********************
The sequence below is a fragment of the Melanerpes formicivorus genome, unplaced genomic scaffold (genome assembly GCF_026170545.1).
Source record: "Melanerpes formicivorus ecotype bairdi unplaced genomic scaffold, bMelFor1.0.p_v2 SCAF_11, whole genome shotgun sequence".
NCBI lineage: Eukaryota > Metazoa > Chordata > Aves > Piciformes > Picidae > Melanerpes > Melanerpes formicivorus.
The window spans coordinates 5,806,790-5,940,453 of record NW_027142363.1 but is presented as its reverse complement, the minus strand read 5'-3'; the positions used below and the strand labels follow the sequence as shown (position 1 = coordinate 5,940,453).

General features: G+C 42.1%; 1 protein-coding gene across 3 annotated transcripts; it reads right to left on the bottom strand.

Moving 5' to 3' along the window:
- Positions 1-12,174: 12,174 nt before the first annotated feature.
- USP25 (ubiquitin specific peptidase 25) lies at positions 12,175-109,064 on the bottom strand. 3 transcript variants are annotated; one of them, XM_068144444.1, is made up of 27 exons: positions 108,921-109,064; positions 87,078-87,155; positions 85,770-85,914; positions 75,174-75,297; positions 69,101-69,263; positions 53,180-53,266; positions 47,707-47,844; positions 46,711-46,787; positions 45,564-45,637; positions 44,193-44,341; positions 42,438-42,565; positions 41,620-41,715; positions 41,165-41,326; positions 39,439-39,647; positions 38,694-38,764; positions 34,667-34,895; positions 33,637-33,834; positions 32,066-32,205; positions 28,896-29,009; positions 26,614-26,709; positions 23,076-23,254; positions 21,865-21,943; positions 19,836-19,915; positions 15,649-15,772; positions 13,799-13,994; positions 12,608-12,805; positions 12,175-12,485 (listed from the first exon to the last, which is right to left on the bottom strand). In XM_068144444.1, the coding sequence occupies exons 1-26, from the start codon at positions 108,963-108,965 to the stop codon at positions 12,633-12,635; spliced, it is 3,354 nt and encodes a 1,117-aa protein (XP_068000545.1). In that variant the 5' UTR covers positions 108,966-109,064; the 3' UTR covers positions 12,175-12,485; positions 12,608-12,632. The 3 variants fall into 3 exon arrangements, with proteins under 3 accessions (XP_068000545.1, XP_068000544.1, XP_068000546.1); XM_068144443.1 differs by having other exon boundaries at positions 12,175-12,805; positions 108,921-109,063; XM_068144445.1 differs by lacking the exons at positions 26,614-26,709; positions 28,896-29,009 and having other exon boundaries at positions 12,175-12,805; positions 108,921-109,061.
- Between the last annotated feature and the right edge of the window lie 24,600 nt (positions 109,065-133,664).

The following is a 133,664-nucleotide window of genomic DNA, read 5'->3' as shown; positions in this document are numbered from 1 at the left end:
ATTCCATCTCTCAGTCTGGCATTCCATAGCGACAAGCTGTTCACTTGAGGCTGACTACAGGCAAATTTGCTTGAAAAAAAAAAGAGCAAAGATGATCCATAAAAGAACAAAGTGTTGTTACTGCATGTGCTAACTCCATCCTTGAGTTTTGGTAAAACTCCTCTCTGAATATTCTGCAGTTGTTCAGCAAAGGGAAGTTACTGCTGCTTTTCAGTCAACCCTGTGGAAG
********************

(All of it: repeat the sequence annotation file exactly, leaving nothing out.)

The sequence below is a fragment of the Melanerpes formicivorus genome, unplaced genomic scaffold (genome assembly GCF_026170545.1).
Source record: "Melanerpes formicivorus ecotype bairdi unplaced genomic scaffold, bMelFor1.0.p_v2 SCAF_11, whole genome shotgun sequence".
NCBI lineage: Eukaryota > Metazoa > Chordata > Aves > Piciformes > Picidae > Melanerpes > Melanerpes formicivorus.
The window spans coordinates 5,806,790-5,940,453 of record NW_027142363.1 but is presented as its reverse complement, the minus strand read 5'-3'; the positions used below and the strand labels follow the sequence as shown (position 1 = coordinate 5,940,453).

General features: G+C 42.1%; 1 protein-coding gene across 3 annotated transcripts; it reads right to left on the bottom strand.

Moving 5' to 3' along the window:
- Positions 1-12,174: 12,174 nt before the first annotated feature.
- USP25 (ubiquitin specific peptidase 25) lies at positions 12,175-109,064 on the bottom strand. 3 transcript variants are annotated; one of them, XM_068144444.1, is made up of 27 exons: positions 108,921-109,064; positions 87,078-87,155; positions 85,770-85,914; positions 75,174-75,297; positions 69,101-69,263; positions 53,180-53,266; positions 47,707-47,844; positions 46,711-46,787; positions 45,564-45,637; positions 44,193-44,341; positions 42,438-42,565; positions 41,620-41,715; positions 41,165-41,326; positions 39,439-39,647; positions 38,694-38,764; positions 34,667-34,895; positions 33,637-33,834; positions 32,066-32,205; positions 28,896-29,009; positions 26,614-26,709; positions 23,076-23,254; positions 21,865-21,943; positions 19,836-19,915; positions 15,649-15,772; positions 13,799-13,994; positions 12,608-12,805; positions 12,175-12,485 (listed from the first exon to the last, which is right to left on the bottom strand). In XM_068144444.1, the coding sequence occupies exons 1-26, from the start codon at positions 108,963-108,965 to the stop codon at positions 12,633-12,635; spliced, it is 3,354 nt and encodes a 1,117-aa protein (XP_068000545.1). In that variant the 5' UTR covers positions 108,966-109,064; the 3' UTR covers positions 12,175-12,485; positions 12,608-12,632. The 3 variants fall into 3 exon arrangements, with proteins under 3 accessions (XP_068000545.1, XP_068000544.1, XP_068000546.1); XM_068144443.1 differs by having other exon boundaries at positions 12,175-12,805; positions 108,921-109,063; XM_068144445.1 differs by lacking the exons at positions 26,614-26,709; positions 28,896-29,009 and having other exon boundaries at positions 12,175-12,805; positions 108,921-109,061.
- Between the last annotated feature and the right edge of the window lie 24,600 nt (positions 109,065-133,664).

The following is a 133,664-nucleotide window of genomic DNA, read 5'->3' as shown; positions in this document are numbered from 1 at the left end:
ATTCCATCTCTCAGTCTGGCATTCCATAGCGACAAGCTGTTCACTTGAGGCTGACTACAGGCAAATTTGCTTGAAAAAAAAAAGAGCAAAGATGATCCATAAAAGAACAAAGTGTTGTTACTGCATGTGCTAACTCCATCCTTGAGTTTTGGTAAAACTCCTCTCTGAATATTCTGCAGTTGTTCAGCAAAGGGAAGTTACTGCTGCTTTTCAGTCAACCCTGTGGAAG